Saudis warned over mobile text cons after 5 arrested for SR300,000 scam

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Updated 16 September 2020

Saudis warned over mobile text cons after 5 arrested for SR300,000 scam

  • The latest victims had been sent messages asking them to update their personal banking details

JEDDAH: Saudi mobile phone users have been warned to be on their guard against text fraud after five Pakistanis were arrested in connection with a SR300,000 ($80,000) scam.

Maj. Khaled Al-Kraidis, assistant media spokesman for Riyadh region police, said the latest victims had been sent messages asking them to update their personal banking details or claiming they had won cash prizes in order to be able to access their accounts.

The arrested hoaxers, who were in their 30s and 40s and have been referred to the Public Prosecution Department, used the data they gathered to make bank transfers and cash withdrawals.

Despite awareness campaigns by local authorities and banks many Saudi citizens continue to fall victim to simply text cons, such as Pathri Gangadhar, an Indian driver who moved to Riyadh to work for a family two years ago.

Within a month of starting work in the Kingdom he fell prey to scammers after receiving a text message from an unknown source saying that he needed to update his bank account and password immediately to prevent his account being closed.

“They stole all the money in my bank account. I had around SR5,000 and they took it all,” he told Arab News.

In another incident, a domestic worker from the Philippines, who gave her name as Sally F., was hoodwinked while working for her elderly employer in Jeddah. During the COVID-19 lockdown she received a text offering her the chance to win money by sending her bank data to the message sender.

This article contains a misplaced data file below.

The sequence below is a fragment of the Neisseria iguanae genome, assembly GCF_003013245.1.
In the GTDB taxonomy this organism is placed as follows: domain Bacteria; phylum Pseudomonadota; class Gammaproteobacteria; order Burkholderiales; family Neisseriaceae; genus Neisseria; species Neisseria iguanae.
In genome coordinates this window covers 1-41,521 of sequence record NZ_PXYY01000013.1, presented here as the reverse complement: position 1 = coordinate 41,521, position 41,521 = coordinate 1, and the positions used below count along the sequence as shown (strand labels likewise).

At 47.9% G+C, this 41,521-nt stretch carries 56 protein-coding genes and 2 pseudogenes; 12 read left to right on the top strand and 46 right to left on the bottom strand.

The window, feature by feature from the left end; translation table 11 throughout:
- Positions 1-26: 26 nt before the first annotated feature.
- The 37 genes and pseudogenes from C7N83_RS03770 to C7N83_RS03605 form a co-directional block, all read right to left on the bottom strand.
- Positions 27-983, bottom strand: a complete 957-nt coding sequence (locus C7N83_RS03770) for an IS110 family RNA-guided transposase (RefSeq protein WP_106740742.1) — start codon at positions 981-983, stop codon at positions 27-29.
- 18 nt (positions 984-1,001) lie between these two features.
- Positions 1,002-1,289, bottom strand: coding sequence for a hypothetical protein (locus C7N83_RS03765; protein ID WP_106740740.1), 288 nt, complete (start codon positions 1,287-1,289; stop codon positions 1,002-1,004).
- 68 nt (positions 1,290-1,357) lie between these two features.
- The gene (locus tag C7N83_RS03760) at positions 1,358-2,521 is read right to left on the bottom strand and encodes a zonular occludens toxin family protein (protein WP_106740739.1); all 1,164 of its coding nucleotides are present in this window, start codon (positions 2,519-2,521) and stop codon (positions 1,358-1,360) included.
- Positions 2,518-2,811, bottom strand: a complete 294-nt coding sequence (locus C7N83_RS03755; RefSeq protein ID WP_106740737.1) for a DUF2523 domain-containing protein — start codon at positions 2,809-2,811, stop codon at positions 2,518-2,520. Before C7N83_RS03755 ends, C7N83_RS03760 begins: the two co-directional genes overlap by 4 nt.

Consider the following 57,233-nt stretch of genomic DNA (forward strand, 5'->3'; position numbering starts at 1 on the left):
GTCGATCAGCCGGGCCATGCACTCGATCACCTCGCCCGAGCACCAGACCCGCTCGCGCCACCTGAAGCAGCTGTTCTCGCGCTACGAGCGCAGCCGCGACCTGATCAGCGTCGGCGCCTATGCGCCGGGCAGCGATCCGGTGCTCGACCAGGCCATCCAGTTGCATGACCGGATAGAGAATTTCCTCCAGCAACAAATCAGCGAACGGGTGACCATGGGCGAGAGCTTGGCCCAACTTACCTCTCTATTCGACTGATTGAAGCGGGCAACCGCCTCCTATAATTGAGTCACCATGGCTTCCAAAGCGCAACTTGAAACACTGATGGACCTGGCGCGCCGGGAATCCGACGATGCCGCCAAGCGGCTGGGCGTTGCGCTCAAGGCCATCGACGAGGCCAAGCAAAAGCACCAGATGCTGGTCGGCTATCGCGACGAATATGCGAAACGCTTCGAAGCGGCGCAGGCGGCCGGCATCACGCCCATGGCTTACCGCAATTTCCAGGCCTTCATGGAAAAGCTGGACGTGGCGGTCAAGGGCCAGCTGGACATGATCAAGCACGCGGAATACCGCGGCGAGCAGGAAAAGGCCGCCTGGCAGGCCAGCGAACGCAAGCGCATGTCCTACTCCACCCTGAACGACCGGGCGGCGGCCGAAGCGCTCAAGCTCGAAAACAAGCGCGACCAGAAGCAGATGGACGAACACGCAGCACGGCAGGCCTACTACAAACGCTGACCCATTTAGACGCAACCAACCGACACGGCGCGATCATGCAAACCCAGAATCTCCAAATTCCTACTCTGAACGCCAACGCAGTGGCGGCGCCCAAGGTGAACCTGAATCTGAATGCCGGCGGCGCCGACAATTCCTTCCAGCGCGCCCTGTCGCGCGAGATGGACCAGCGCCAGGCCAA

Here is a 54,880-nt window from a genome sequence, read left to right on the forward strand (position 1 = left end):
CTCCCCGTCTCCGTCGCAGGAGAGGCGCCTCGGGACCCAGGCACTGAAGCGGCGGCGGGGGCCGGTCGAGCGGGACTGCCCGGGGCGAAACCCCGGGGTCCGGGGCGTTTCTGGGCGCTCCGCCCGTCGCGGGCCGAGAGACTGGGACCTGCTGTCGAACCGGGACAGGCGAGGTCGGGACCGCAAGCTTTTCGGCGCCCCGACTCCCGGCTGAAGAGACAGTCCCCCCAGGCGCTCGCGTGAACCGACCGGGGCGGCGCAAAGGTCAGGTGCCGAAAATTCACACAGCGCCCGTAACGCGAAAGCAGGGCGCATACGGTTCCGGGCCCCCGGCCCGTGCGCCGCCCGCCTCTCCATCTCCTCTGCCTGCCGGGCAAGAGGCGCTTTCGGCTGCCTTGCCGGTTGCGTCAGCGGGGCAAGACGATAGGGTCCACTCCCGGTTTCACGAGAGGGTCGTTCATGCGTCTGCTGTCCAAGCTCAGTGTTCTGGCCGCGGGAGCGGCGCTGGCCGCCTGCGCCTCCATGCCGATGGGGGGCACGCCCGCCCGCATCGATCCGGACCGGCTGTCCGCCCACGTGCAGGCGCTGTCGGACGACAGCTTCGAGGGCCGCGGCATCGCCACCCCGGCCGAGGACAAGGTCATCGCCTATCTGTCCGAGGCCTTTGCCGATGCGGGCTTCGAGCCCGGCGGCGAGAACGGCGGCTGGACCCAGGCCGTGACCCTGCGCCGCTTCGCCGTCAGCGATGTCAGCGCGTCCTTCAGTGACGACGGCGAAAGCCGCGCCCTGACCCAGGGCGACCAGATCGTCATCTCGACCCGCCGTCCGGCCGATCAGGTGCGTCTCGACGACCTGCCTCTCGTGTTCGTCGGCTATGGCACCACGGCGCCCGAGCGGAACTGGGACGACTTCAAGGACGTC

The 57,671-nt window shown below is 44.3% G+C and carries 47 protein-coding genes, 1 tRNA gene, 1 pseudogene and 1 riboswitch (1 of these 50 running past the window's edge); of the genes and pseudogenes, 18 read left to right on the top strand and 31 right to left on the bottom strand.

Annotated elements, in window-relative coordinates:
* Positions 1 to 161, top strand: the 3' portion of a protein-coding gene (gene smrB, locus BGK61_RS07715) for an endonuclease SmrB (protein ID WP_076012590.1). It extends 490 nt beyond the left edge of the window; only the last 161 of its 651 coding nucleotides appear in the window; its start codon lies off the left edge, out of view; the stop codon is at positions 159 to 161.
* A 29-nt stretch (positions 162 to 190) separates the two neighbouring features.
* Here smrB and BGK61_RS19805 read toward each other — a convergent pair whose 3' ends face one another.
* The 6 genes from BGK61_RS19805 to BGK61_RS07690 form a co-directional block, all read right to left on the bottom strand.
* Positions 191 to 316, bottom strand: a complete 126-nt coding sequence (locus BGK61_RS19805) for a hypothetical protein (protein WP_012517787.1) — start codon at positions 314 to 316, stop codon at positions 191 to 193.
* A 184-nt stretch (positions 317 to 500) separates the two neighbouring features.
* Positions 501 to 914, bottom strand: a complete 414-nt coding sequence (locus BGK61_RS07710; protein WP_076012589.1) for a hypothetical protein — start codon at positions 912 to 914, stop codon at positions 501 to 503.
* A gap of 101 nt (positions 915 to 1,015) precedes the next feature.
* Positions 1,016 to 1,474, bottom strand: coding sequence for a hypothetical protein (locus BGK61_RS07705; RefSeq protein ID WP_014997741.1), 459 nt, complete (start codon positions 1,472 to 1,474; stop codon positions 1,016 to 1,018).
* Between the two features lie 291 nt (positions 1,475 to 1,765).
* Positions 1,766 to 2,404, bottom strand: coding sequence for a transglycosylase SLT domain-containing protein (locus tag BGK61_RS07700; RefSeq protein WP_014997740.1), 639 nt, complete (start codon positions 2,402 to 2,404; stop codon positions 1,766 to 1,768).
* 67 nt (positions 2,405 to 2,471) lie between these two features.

Due to family financial difficulties, she took the chance and ended up losing SR7,000.

Her employer’s granddaughter, Farah Al-Maghrabi, told Arab News: “She took the chance of winning cash because her family back in the Philippines were facing financial burdens due to COVID-19. We felt awful because she was part of our family and cared for my grandmother.

“The other helpers in the family all know that if they need any help, we’re here to help but sometimes, desperate times call for desperate measures.

“It served as a warning for her to never fall for this scheme again and we showed her how to block such numbers so she doesn’t receive any more messages from them,” she said.

Members of the public can report cybercrimes via the Ministry of Interior’s Absher e-service system.


Global organizations commend Saudi Arabia’s role in e-learning

Updated 23 October 2020

Global organizations commend Saudi Arabia’s role in e-learning

JEDDAH: Six international organizations have completed two studies on e-learning in the Kingdom and praised its efforts in providing a rapid response, multiple options and continuous improvement during the coronavirus pandemic.